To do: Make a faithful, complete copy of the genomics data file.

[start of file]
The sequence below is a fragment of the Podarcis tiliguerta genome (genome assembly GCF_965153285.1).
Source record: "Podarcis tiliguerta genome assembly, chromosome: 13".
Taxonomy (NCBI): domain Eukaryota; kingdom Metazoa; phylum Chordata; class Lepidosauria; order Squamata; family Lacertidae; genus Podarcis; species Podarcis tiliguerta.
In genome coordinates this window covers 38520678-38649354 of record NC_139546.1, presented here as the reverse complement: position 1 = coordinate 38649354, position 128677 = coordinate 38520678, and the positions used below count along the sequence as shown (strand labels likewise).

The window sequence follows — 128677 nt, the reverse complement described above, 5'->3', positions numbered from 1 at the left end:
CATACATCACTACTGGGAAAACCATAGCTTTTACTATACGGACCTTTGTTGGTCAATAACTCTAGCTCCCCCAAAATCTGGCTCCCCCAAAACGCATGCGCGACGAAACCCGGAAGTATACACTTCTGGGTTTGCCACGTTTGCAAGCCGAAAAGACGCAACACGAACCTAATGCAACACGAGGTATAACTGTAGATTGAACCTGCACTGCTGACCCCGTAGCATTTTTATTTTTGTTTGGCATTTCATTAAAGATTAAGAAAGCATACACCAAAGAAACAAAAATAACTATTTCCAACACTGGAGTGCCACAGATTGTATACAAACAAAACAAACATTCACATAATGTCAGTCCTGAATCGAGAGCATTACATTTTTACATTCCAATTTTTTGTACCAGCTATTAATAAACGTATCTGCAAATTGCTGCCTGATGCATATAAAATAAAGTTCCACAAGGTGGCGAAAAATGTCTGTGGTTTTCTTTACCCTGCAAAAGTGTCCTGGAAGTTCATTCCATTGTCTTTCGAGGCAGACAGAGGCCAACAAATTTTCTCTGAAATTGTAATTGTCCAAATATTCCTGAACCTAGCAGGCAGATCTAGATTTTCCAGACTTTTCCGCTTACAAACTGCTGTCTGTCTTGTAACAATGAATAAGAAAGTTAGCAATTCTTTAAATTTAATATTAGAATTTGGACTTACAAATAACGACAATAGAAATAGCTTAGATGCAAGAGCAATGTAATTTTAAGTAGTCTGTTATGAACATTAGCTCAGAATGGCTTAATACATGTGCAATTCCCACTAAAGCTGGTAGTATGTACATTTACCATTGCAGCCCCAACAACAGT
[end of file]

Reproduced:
The sequence below is a fragment of the Podarcis tiliguerta genome (genome assembly GCF_965153285.1).
Source record: "Podarcis tiliguerta genome assembly, chromosome: 13".
Taxonomy (NCBI): domain Eukaryota; kingdom Metazoa; phylum Chordata; class Lepidosauria; order Squamata; family Lacertidae; genus Podarcis; species Podarcis tiliguerta.
In genome coordinates this window covers 38520678-38649354 of record NC_139546.1, presented here as the reverse complement: position 1 = coordinate 38649354, position 128677 = coordinate 38520678, and the positions used below count along the sequence as shown (strand labels likewise).

The window sequence follows — 128677 nt, the reverse complement described above, 5'->3', positions numbered from 1 at the left end:
CATACATCACTACTGGGAAAACCATAGCTTTTACTATACGGACCTTTGTTGGTCAATAACTCTAGCTCCCCCAAAATCTGGCTCCCCCAAAACGCATGCGCGACGAAACCCGGAAGTATACACTTCTGGGTTTGCCACGTTTGCAAGCCGAAAAGACGCAACACGAACCTAATGCAACACGAGGTATAACTGTAGATTGAACCTGCACTGCTGACCCCGTAGCATTTTTATTTTTGTTTGGCATTTCATTAAAGATTAAGAAAGCATACACCAAAGAAACAAAAATAACTATTTCCAACACTGGAGTGCCACAGATTGTATACAAACAAAACAAACATTCACATAATGTCAGTCCTGAATCGAGAGCATTACATTTTTACATTCCAATTTTTTGTACCAGCTATTAATAAACGTATCTGCAAATTGCTGCCTGATGCATATAAAATAAAGTTCCACAAGGTGGCGAAAAATGTCTGTGGTTTTCTTTACCCTGCAAAAGTGTCCTGGAAGTTCATTCCATTGTCTTTCGAGGCAGACAGAGGCCAACAAATTTTCTCTGAAATTGTAATTGTCCAAATATTCCTGAACCTAGCAGGCAGATCTAGATTTTCCAGACTTTTCCGCTTACAAACTGCTGTCTGTCTTGTAACAATGAATAAGAAAGTTAGCAATTCTTTAAATTTAATATTAGAATTTGGACTTACAAATAACGACAATAGAAATAGCTTAGATGCAAGAGCAATGTAATTTTAAGTAGTCTGTTATGAACATTAGCTCAGAATGGCTTAATACATGTGCAATTCCCACTAAAGCTGGTAGTATGTACATTTACCATTGCAGCCCCAACAACAGT